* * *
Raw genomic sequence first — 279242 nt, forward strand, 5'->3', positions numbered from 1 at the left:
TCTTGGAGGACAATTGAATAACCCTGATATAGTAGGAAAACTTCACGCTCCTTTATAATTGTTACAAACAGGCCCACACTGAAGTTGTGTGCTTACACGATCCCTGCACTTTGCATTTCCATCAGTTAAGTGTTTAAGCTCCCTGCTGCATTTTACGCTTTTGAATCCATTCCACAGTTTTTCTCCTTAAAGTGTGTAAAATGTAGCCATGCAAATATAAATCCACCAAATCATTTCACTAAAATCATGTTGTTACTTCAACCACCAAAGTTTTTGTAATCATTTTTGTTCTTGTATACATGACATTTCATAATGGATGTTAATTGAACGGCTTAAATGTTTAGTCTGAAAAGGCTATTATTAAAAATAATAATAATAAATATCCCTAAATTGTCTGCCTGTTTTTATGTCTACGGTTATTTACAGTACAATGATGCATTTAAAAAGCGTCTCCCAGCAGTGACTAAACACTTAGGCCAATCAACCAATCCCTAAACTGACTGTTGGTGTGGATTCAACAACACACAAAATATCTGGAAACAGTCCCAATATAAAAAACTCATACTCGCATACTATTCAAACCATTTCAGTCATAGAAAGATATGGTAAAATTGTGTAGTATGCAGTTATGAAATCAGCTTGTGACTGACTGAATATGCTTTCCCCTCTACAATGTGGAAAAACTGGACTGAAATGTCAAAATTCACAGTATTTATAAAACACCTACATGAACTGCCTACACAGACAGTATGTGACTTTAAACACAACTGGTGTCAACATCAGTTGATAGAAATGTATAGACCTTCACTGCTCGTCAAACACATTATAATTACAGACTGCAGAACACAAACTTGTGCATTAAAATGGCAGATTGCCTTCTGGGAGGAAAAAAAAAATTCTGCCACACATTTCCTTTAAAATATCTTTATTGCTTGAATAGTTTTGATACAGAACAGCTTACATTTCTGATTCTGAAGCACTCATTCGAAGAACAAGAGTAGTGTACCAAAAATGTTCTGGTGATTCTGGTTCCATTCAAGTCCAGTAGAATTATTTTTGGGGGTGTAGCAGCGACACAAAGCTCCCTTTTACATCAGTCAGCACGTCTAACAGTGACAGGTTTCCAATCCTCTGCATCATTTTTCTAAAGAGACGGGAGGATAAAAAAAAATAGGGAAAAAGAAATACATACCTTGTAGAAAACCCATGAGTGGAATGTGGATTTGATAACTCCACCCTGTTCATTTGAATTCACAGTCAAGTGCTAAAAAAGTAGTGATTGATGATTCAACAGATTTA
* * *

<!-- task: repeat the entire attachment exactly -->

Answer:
Raw genomic sequence first — 279242 nt, forward strand, 5'->3', positions numbered from 1 at the left:
TCTTGGAGGACAATTGAATAACCCTGATATAGTAGGAAAACTTCACGCTCCTTTATAATTGTTACAAACAGGCCCACACTGAAGTTGTGTGCTTACACGATCCCTGCACTTTGCATTTCCATCAGTTAAGTGTTTAAGCTCCCTGCTGCATTTTACGCTTTTGAATCCATTCCACAGTTTTTCTCCTTAAAGTGTGTAAAATGTAGCCATGCAAATATAAATCCACCAAATCATTTCACTAAAATCATGTTGTTACTTCAACCACCAAAGTTTTTGTAATCATTTTTGTTCTTGTATACATGACATTTCATAATGGATGTTAATTGAACGGCTTAAATGTTTAGTCTGAAAAGGCTATTATTAAAAATAATAATAATAAATATCCCTAAATTGTCTGCCTGTTTTTATGTCTACGGTTATTTACAGTACAATGATGCATTTAAAAAGCGTCTCCCAGCAGTGACTAAACACTTAGGCCAATCAACCAATCCCTAAACTGACTGTTGGTGTGGATTCAACAACACACAAAATATCTGGAAACAGTCCCAATATAAAAAACTCATACTCGCATACTATTCAAACCATTTCAGTCATAGAAAGATATGGTAAAATTGTGTAGTATGCAGTTATGAAATCAGCTTGTGACTGACTGAATATGCTTTCCCCTCTACAATGTGGAAAAACTGGACTGAAATGTCAAAATTCACAGTATTTATAAAACACCTACATGAACTGCCTACACAGACAGTATGTGACTTTAAACACAACTGGTGTCAACATCAGTTGATAGAAATGTATAGACCTTCACTGCTCGTCAAACACATTATAATTACAGACTGCAGAACACAAACTTGTGCATTAAAATGGCAGATTGCCTTCTGGGAGGAAAAAAAAAATTCTGCCACACATTTCCTTTAAAATATCTTTATTGCTTGAATAGTTTTGATACAGAACAGCTTACATTTCTGATTCTGAAGCACTCATTCGAAGAACAAGAGTAGTGTACCAAAAATGTTCTGGTGATTCTGGTTCCATTCAAGTCCAGTAGAATTATTTTTGGGGGTGTAGCAGCGACACAAAGCTCCCTTTTACATCAGTCAGCACGTCTAACAGTGACAGGTTTCCAATCCTCTGCATCATTTTTCTAAAGAGACGGGAGGATAAAAAAAAATAGGGAAAAAGAAATACATACCTTGTAGAAAACCCATGAGTGGAATGTGGATTTGATAACTCCACCCTGTTCATTTGAATTCACAGTCAAGTGCTAAAAAAGTAGTGATTGATGATTCAACAGATTTA